Suffering from a rotator cuff injury, I was looking to build a bike with upright handlebars. I stumbled across this frame on Ebay, and picked it up for $10. Based on the date code, the fact that this has 2 sets of water bottle bosses, as well as braze-ons for a rack / fenders, I have to believe this is an '87 Prelude that was powder coated gray (There's still a semblance of the original Ice Pink in the seat tube). So I went through my spare parts bin, figured out what I'd neeed to finish it off, and started buying parts online.
To start with, I had a set of Sun CR18 rims, 700C X 36h & 700C X 40h. I bought a set of low flange Campy hubs on Ebay, and laced them up with some Wheelsmith double butted spokes. I picked up a replacement fork from Niagara Cycle (supposed to be Cro-Mo), and installed it with a generic replacement headset. Next, I installed a set of Suntour Sprint derailleurs - I purchased these in the late 90's (equivalent to Shimano 600 of the same time period). I had a set of Suntour GPX cranks - again purchased in the late 90s (equivalent to Shimano 105 from the same time period). The seat post was an old Suntour Superbe Pro I had laying around.
Most of the parts I bought were related to the handlebars. A Nitto Technomic 90mm stem, Velo Orange alloy handlars, Velo Orange brake levers and Ergon GP-1 grips finished it off. SKS fenders, and Continental 700C X 25 Ultra Sport tires (I wanted to go bigger, but there's not much tire clearance as the Prelude was designed as a racing bike, not a touring bike) MKS pedals and 1 14-26 Suntour 6spd Winner Pro freewheel. I opted for some old 400 Suntour Superbe brakes off of Ebay. i believe these were manufactured by Dia Compe and are nothing more than the old Gran Sport brake calipers that have been rebranded. Awesome brakes, pulling with two fingers, and the bike stops on a dime. A Brooks B67 saddle, a brass bell, some battery lights and a cheap rear rack and a couple of cheap inexpensive canvas bags to finish it off.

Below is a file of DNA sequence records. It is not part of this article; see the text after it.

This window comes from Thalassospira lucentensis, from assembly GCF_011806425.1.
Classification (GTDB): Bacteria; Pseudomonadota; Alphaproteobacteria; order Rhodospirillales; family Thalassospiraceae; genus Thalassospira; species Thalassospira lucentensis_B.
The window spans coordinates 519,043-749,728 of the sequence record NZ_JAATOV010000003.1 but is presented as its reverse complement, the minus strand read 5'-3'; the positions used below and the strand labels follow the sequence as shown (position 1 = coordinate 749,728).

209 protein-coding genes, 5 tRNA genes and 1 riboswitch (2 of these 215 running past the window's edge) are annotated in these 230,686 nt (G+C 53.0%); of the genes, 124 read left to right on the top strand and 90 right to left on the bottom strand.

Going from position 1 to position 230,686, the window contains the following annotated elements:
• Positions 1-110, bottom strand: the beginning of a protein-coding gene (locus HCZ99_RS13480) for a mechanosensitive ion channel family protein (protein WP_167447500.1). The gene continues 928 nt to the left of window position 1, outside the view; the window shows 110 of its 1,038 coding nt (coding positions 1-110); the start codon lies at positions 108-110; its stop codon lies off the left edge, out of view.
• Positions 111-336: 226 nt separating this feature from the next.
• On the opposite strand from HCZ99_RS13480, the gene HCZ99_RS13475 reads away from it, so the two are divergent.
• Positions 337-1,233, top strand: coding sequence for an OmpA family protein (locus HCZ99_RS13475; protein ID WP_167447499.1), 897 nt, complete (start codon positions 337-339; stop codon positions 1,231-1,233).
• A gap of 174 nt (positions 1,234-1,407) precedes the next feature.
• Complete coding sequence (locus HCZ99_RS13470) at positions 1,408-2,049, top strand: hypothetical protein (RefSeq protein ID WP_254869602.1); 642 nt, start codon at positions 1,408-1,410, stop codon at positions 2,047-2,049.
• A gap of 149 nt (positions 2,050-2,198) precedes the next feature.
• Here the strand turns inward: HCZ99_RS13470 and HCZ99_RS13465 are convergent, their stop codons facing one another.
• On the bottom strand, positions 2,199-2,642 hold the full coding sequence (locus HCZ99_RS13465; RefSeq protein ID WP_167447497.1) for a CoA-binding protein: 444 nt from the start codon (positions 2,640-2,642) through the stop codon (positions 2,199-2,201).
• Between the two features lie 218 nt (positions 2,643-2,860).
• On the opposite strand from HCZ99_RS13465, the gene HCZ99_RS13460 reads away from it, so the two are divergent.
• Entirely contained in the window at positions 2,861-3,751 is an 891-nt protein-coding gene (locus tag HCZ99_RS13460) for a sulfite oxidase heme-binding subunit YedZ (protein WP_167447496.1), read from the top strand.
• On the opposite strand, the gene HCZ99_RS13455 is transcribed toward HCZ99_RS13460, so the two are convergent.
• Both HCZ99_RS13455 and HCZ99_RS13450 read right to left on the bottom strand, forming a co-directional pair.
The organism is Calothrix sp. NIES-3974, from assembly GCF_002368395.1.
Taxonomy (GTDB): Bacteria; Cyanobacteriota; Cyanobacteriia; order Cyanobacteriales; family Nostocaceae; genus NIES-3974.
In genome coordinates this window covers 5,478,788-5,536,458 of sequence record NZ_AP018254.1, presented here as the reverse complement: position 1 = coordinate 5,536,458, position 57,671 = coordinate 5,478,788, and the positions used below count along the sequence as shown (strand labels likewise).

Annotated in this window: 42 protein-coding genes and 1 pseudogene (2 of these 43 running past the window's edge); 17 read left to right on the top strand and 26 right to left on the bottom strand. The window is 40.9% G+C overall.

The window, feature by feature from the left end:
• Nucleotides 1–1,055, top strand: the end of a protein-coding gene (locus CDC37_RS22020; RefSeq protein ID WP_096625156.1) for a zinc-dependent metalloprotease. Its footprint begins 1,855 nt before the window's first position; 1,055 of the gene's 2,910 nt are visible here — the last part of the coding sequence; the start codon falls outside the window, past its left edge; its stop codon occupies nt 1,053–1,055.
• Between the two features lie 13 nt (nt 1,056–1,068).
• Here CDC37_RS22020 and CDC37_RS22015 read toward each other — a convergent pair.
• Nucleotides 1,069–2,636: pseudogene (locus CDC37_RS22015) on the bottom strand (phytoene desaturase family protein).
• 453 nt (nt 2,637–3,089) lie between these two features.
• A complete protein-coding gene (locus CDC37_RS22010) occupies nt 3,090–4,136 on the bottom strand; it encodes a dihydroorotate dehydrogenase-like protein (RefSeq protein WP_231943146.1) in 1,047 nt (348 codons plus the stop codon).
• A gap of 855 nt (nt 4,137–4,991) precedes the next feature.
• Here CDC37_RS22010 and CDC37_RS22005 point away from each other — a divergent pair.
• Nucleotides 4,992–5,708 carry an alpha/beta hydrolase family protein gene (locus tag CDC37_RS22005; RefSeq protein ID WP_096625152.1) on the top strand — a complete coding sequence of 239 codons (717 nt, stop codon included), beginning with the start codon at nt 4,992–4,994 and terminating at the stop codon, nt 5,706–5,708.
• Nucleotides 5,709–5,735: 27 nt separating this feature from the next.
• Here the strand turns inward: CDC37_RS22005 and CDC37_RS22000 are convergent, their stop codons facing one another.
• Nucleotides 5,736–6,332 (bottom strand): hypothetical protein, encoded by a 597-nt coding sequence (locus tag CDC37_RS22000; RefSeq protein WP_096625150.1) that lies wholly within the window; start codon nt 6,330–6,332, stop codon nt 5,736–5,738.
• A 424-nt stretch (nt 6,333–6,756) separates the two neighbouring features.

For its maiden voyage, my wife and I took our bikes up to Mackinac Island, and spent the day riding around, and had a blast. The bike is whisper silent and rides like it's not even there. No pain in the shoulder but it handled like my other bikes so no problems there. I did have issues with the shifters mounted on the downtube. Reaching down that far when sitting completely upright just to change gears was a pain. I considered getting some thumb mount shifters, but wasn't keen on the idea - most of the 6 speed stuff from the late 80's was kind of clunky, and while the 7 speed shifters from the time period looked much slimmer, I would have had to use them in friction mode. I then thought about getting some stem shifters, but the same issue with the stuff available that would be compatible was kind of clunky. That's when I stumbled across a shifter bracket from Rivendell. A bit pricey at $50, but I was hoping it would work with my existing downtube shifters. At first, it was aparent that I had made a mistake. The curved bosses on the shifters were integral to get the shifters to work properly, but kept the shifters from mounting to the bracket. A little time on the bench grinder followed with some touchups with a hand file, and I had the backs of the lever bosses flat to where they bolted right on, and worked perfectly. A couple of Shimano downtube shifter boss adapters, and I now have my shifters mounted to my stem, easily in reach.
So far I love it. It rides fantastic, and considering how flat the Chicagoland area is, the lack of a granny gear isn't really noticeable. If I ever decide I need one, I might just have to check out some old XC components (derailleurs / crank / freewheel) and have a go at it, or more likely go pick up an old Voyaguer or Passage and keep this one as is.
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